April 15, 2024

China naming my successor is ‘nonsense’: Dalai Lama 

TAP | Updated: April 8, 2017

Nobel Laureate disagrees with Trump anti-immigration policy 

TAWANG, Apr 08: Tibetan spiritual leader the Dalai Lama on Saturday said Beijing’s bid to name his successor to undermine the Tibetans cause was “nonsense”. He also feels Prime Minister Narendra Modi’s China policy is “more or less the same” as that of the Congress earlier.
Beijing had years ago confined the Dalai Lama-nominated Panchen Lama and projected its own Panchen Lama. The communist regime in China now wants to have its own Dalai Lama.
Panchen Lama is a monk immediately below the Dalai Lama.
“As early as 1969, I had said the Tibetan people will decided if this very institution of Dalai Lama should continue or not. If this institution is no longer relevant, it should stop,” the 82-year-old exiled Tibetan spiritual leader told reporters after a spiritual discourse at the Yid-Ga-Choezin ground here.
“Nobody knows who or where the next Dalai Lama will be born or come from. Some indication (about his reincarnation) might come at the time of my death, but now there is no such indication,” he said, not ruling out the possibility of the next Dalai Lama being a woman.
The Dalai Lama said there have been discussions that the Chinese government should finalise about his successor. “That I say is nonsense. In the past, Chinese emperors did have involvement in the reincarnation of some lamas but they were disciplies of certain Tibetan lamas,” he said.
China’s interest in the Dalai Lama’s reincarnation, the Tibetan leader felt, was illogical unless it first recognises the reincarnation of Mao Zedong and Deng Xiaoping.
On whether his visit to Tawang, a place Beijing claims as its own, will affect India-China ties, he said: “We will have to wait and see. But it is normal for China to give political colour to my spiritual visits.”
But his visit to Arunachal Pradesh, he felt, should not have angered China because “the whole world knows I am not seeking independence of Tibet”. He added: “I wish Chinese officials accompany me during my visits to find out if I am doing or saying anything against them.”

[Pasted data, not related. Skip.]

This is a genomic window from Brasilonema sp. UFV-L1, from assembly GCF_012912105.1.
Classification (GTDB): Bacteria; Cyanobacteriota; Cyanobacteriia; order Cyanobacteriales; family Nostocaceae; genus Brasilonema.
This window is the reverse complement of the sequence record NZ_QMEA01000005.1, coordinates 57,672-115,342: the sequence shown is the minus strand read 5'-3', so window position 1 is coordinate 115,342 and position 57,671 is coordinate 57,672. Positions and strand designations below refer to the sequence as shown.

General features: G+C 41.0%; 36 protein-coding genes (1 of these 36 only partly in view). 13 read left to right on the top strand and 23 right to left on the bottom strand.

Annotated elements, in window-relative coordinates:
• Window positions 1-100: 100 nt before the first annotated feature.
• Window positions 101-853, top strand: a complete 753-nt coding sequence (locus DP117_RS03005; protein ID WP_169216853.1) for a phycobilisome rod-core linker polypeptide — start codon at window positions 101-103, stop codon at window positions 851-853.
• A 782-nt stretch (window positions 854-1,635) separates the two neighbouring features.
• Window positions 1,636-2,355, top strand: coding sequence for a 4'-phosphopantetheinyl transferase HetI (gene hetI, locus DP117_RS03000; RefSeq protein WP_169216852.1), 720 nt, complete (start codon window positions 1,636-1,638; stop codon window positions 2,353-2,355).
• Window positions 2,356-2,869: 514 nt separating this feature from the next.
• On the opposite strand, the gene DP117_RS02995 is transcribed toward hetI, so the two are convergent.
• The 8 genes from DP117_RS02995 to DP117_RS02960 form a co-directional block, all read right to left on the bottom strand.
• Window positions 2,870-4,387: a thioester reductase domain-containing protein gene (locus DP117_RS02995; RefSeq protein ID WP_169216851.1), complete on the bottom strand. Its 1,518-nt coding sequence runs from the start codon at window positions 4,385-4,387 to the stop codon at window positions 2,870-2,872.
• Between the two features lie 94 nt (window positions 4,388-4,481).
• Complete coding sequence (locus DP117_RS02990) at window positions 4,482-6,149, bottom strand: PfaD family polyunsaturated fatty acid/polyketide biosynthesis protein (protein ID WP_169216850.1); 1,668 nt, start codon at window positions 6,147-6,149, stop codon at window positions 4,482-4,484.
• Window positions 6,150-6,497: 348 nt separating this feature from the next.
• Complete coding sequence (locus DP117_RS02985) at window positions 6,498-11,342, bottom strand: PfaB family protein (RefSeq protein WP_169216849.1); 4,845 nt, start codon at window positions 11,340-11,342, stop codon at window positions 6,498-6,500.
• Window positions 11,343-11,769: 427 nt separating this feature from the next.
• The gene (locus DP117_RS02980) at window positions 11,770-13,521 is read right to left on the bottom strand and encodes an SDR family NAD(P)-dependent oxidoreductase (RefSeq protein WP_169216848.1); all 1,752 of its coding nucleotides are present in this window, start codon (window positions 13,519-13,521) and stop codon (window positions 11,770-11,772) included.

Forgiving China for the atrocities on Tibetans “similar to Pol Pot’s in Cambodia”, the Dalai Lama wondered why despite his middle-path the Chinese government continued to call him a separatist, show a negative attitude.  
“Tibet has had very good relations with China for thousands of years. I have no issues with One China policy ensuring economic benefit to Tibet provide we have the right to preserve our culture and language,” he said.
The way forward is to solve the 60-year-old problem (Tibetan crisis) which exists whether China admits or not. A solution could bring stability to the region, he said.
Sitting in Tawang, closest to his homeland, the spiritual leader said he wished to visit Taktser, the village in Amdo region of Tibet where he was born. “Almost 99% of Tibetans and many Chinese Buddhists want me to go…”
The Dalai Lama said the Chinese people were being fed wrong information about him, and they realise this when they meet him in other countries. “The Chinese people have every right to know the reality, but totalitarianism had done a great damage,” he said.
Praising Taiwan for preserving Chinese culture, the Dalai Lama felt China needs another cultural revolution based on compassion and not on hatred and anger as was the case with the one led by Mao Zedong.  
On the BJP-led NDA government’s China policy, the Tibetan leader said: “It is more or less the same as that of the Congress from the days of Narasimha Rao… but I admire Modi, he is active and seeks development.”
The Nobel laureate said he disagreed with US President Donald Trump’s policy that does not suit America, the “leading nation of free world”.
“I disagree with the America First policy, it is not becoming of a country that encourages free thinking,” he said.  The US has a sizeable number of Tibetan refugees besides other Asian communities. Rather than pursue anti-immigration and protectionism, the world should follow the European Union for better economy and social cohesion. “The exit of Britain was the people’s choice, but EU is something Africa, the Americas and even Asia can follow. I admire Germany for sticking to EU despite a very strong Deutsche Mark,” the Dalai Lama said.
India, China and Pakistan can also have a similar economic and cultural collaboration for greater stability in the region, the 82-year-old spiritual leader said, indicating Delhi and Beijing should mend fences.